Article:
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Tuesday, Novmeber 13, 2012

I am age 64 and because of my left knee pain, I had an X-ray which was interpreted as showing mild arthritis. Then  my internist sent me for an MRI
MRI report:


1) Horizontal tear throughout the posterior body and posterior horn of the medial meniscus with superimposed degenerative type medial femoral condyle articular surface erosions

2) Moderate to severe patellofemoral joint degenerative changes. Patchy Grade 3/4 chondral thinning within the patellar cartilage

3) Multilocular Bakers Cyst
I am scheduled for arthroscopic surgery. Should I see you first?
My Reply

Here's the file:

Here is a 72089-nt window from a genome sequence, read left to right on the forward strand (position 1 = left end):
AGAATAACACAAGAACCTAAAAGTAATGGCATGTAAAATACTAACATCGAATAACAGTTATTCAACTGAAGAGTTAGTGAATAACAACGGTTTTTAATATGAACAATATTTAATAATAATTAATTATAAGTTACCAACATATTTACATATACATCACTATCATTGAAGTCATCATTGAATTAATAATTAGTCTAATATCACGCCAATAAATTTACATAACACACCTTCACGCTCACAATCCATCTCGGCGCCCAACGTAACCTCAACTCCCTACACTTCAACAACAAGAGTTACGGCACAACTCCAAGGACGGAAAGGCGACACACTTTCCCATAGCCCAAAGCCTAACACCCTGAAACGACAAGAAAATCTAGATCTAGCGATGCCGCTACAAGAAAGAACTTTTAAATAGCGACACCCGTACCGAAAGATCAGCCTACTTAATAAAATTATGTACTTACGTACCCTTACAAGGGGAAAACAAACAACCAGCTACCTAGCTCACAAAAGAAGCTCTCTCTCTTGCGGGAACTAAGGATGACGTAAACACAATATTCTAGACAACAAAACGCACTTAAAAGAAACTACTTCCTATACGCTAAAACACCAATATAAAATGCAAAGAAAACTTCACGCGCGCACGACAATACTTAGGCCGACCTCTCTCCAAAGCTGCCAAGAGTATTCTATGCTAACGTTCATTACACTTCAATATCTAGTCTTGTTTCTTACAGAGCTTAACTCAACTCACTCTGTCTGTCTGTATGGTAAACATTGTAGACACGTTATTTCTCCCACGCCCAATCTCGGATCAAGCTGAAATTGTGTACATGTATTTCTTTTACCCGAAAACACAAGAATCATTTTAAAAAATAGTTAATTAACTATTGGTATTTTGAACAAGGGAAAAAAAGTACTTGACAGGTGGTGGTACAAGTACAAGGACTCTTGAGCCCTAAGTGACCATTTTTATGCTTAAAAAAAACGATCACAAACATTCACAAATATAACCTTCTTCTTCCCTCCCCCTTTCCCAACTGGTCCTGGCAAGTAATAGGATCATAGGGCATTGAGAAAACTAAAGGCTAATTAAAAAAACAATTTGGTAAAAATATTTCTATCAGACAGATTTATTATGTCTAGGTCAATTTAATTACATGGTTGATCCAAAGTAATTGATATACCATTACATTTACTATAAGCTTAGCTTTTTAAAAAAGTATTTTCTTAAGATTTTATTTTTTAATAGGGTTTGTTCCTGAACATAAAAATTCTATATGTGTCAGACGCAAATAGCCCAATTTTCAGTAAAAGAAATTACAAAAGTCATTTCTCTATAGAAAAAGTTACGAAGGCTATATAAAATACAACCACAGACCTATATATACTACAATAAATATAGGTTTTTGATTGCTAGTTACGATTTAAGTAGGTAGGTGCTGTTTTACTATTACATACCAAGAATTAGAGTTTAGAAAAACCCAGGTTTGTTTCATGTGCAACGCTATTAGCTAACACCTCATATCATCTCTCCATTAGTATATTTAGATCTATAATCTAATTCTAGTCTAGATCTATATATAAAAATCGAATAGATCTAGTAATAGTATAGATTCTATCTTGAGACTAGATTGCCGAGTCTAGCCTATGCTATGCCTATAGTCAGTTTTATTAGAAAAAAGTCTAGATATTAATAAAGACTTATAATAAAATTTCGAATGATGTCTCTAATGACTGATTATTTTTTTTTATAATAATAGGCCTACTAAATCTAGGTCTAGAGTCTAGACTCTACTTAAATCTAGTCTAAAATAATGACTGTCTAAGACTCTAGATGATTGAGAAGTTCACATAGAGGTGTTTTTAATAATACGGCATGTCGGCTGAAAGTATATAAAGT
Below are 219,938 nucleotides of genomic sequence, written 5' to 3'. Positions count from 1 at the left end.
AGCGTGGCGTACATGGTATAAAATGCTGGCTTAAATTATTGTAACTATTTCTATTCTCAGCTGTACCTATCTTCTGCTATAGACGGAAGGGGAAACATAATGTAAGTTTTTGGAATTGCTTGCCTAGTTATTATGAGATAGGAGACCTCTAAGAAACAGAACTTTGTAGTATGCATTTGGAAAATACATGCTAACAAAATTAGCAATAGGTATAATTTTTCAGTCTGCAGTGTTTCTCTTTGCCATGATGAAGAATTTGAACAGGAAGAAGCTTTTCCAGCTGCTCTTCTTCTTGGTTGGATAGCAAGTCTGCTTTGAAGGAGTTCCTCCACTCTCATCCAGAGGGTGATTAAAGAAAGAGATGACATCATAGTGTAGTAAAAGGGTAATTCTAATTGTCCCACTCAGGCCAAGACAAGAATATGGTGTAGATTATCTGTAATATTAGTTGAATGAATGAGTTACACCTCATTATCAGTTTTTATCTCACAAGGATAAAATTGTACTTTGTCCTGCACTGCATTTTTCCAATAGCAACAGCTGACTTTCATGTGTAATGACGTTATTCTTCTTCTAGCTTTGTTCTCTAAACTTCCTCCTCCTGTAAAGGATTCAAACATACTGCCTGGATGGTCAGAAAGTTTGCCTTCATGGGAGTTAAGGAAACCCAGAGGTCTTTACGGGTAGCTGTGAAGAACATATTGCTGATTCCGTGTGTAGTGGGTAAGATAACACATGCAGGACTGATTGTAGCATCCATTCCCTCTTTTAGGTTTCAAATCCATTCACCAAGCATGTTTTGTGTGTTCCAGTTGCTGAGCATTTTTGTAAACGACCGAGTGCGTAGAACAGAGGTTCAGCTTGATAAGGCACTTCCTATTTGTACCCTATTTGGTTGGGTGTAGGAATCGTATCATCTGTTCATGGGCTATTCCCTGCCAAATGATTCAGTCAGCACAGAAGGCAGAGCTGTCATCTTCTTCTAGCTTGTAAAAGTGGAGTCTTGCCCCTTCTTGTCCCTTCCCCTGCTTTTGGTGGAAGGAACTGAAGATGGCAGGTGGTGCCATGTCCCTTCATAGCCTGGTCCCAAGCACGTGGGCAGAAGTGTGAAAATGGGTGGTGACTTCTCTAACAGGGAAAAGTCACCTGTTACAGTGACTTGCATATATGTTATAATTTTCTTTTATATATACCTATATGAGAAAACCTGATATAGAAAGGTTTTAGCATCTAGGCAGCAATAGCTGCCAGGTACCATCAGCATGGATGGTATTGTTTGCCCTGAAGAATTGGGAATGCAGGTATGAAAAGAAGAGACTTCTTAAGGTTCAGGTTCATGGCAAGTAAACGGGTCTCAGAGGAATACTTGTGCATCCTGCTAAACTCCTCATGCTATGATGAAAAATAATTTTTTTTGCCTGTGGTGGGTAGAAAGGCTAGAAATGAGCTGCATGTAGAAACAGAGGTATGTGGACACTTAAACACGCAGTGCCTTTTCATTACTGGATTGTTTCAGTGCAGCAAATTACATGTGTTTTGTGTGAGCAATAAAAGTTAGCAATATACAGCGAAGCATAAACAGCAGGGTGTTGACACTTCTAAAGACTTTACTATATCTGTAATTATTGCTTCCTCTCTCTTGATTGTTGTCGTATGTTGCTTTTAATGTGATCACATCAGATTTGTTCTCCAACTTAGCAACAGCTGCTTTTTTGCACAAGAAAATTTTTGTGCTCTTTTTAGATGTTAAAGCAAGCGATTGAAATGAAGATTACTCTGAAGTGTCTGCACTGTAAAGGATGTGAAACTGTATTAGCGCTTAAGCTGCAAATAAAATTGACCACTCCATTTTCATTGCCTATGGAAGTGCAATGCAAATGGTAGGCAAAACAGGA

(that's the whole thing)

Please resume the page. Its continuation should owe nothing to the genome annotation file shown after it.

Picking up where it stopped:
The MRI interpretation is commonly seen in patients over age 55 with knee pain. It is indicative of the arthritic cascade. What the MRI doesn’t explain is that which is causing your pain. The Multiloculated  Bakers Cyst is a result of chronic fluid production from your arthritic disease, it is not an independent entity. That chronic fluid production is from synovitis, an inflammation of the lining of your knee. The tearing of your meniscus is part of the degenerative process as well. The only indication for surgical removal of a torn degenerative meniscus is mechanical change- locking, giving way, “clunking” as that degenerative tear of your  meniscus is not a pain generator but rather part of the arthritic process. The degenerative thinning and erosion of your articular cartilage both on the weight-bearing femoral condyle and under the patella are again, part of the degenerative changes. You have a bio- immune process, degenerative arthritis, begging for regenerative medical management. Evidence Based Medicine has statistically shown that arthroscopy for arthritis doesn’t work; so much so that payers will no longer pre certify said surgery.  From Health Affairs: 31(10)2242-9: “Evidence of no benefit from knee surgery for osteoarthritis led to coverage changes and is linked to decline in procedures. “The reduction in arthroscopy for knee arthritis in Florida between 2001 and 2010 translates into a national savings of  $82-$138 million annually and changes in practice patterns. Yet patients and surgeons are reluctant to abandon widely used treatments even when they have been found to be ineffective. Is there an alternative to surgery for arthritis? You bet, it is called Bone Marrow Aspirated Concentrate- Stem Cells. I will explain further at the time of your consultation.

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